– Following its sixth nomination for Group of the Year at the CCMA Awards, the 3x-reigning winner in that category, The Washboard Union, is heading back on the road for the “Everbound For Your Town Tour,” with stops in 24 Canadian cities and towns. Divided into three legs, the trek begins in Prince Albert, SK, on Nov. 4, closing out in Terrace, BC, on March 15. Itinerary and tickets here.

– A crucial figure on the Hamilton music scene for the past two decades as a club co-owner (This Ain’t Hollywood) and music promoter, Lou Molinaro is relocating back to his birthplace of Oshawa. He insists he’ll still book shows in The Hammer regularly and will continue hosting his fine CFMU radio show, Lou’s Control, so his Sat. night party on The Casbah patio can just be termed a semi-sendoff. Plenty of local comrades showed, including Spectator scribe Graham Rockingham, Chris Houston, Mike Renaud (Hidden Pony), Sam Squid, Greg Brisco, Sherry Sinclaire, and Glen Turner, while Lou and co-host Rachel Jones spun tasty rock ‘n roll tunes. Our very best to Molinaro.

– Here’s some good news for the Ottawa music scene – renewed life for the Rainbow Bistro. A key music venue, it was all setto close its doors this month but has been rescued by a white knight in the form of tech CEO and music fan Kevin Ford.  The Ottawa Citizen reports that Ford has extended a lifeline to the Rainbow that will allow it to stay open, at least until the end of the year.

– The Weather Station (aka Toronto singer/songwriter Tamara Lindeman) has announced upcoming shows at Club Saw, Ottawa (Nov. 27), and Toronto’s Danforth Music Hall (Dec. 4).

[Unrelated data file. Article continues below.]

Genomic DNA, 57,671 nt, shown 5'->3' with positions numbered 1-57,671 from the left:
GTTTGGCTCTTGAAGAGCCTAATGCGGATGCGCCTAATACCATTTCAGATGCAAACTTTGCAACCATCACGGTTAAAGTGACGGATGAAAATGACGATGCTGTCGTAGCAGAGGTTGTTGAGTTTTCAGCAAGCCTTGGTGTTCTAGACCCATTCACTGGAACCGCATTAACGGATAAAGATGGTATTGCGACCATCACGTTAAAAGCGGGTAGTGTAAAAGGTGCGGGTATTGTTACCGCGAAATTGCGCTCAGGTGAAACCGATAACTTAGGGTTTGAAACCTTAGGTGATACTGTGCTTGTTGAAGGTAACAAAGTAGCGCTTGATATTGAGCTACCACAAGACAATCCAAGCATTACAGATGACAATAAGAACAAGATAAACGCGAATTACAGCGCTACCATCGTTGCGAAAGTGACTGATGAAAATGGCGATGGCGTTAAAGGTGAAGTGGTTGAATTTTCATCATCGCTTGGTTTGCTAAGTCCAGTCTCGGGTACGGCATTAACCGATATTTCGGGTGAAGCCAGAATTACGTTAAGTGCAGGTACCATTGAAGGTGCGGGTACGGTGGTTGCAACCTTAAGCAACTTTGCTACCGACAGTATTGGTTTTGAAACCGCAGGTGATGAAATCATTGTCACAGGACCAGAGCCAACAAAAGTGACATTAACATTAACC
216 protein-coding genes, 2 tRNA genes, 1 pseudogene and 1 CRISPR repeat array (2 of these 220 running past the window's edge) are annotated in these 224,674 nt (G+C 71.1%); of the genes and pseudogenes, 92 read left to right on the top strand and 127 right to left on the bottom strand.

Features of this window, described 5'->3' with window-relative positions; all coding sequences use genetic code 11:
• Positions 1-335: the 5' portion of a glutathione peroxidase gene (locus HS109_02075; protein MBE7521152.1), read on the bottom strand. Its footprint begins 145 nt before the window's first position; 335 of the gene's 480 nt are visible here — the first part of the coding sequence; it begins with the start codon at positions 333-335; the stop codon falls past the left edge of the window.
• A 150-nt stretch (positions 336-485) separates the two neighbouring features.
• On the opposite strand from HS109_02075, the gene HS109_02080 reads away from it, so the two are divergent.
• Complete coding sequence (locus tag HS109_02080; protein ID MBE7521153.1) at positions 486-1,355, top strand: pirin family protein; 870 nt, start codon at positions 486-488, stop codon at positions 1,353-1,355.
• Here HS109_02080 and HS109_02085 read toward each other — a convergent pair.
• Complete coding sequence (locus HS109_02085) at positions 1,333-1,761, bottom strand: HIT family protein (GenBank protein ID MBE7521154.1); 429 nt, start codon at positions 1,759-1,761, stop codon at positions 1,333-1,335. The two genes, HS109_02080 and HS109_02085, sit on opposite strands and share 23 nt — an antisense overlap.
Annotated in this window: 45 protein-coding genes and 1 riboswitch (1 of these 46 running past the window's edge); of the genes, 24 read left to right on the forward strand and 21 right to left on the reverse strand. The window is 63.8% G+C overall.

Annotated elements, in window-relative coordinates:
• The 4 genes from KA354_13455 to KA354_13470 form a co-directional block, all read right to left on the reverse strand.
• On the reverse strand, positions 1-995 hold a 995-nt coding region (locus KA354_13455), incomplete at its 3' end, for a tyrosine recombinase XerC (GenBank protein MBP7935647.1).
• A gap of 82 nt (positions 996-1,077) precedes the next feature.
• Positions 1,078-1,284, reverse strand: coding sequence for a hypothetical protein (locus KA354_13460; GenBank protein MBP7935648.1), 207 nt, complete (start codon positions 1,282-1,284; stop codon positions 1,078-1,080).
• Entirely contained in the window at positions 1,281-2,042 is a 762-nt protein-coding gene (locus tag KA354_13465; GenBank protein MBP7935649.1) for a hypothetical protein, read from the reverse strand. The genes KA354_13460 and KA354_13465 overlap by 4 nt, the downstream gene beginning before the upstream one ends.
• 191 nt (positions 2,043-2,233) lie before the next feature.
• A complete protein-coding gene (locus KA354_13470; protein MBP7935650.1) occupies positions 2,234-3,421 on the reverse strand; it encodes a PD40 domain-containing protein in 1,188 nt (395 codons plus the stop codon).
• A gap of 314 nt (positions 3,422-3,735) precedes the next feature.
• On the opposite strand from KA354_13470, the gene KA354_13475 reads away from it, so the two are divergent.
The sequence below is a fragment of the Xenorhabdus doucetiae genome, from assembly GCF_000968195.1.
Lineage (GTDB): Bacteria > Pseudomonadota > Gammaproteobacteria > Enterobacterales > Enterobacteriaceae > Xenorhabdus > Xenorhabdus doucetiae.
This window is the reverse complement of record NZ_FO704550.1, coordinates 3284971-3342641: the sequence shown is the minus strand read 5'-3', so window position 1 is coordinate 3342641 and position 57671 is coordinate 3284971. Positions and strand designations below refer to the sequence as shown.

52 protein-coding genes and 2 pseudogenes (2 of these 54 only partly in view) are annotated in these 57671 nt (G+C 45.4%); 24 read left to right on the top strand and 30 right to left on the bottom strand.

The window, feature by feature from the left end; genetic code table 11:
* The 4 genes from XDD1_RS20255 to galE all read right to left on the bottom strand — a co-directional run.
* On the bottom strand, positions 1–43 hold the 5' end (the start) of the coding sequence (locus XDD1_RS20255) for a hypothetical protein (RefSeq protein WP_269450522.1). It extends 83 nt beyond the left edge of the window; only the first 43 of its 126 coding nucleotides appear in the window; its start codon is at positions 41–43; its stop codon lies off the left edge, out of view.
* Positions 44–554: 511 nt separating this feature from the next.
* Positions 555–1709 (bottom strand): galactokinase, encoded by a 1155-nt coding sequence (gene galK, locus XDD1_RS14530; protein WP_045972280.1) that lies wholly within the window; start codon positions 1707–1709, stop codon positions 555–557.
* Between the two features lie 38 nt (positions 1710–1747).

– BC pianist and singer/songwriter Michael Kaeshammer is set to perform a concert with the KW Symphony Orchestra and guest conductor Lucas Waldin. Taking place at Kitchener’s Centre In The Square, it can be streamed here from Oct. 15  (8 pm ET) to Oct. 17.

RIP

Commander Cody (George Frayne), visual artist and lead singer and frontman of the country-rock band Commander Cody and His Lost Planet Airmen, has died, age 77. News of his death came via his Facebook page yesterday (Sept. 26).

Encyclopedia.com writes that ” Commander Cody helped invent a whole new style of music during the early 1970s, a period regarded as the height of rock innovation. Commander Cody and His Lost Planet Airmen were one of the original groups to fuse divergent strains of American roots music—stripped-down basic rock and roll, rhythm and blues, jazz, bop, country, western swing, and rockabilly—and create an innovative, yet familiar and convincing sound. Along with retro-revisionist bands like the Byrds, the Eagles, and Poco, for whom the Airmen laid the groundwork, Cody and his crew played country rock. However, they usually rocked harder, making them the quintessential “bar band,” much in the same vein as British pub rockers Brinsley Schwartz and Ducks Deluxe.”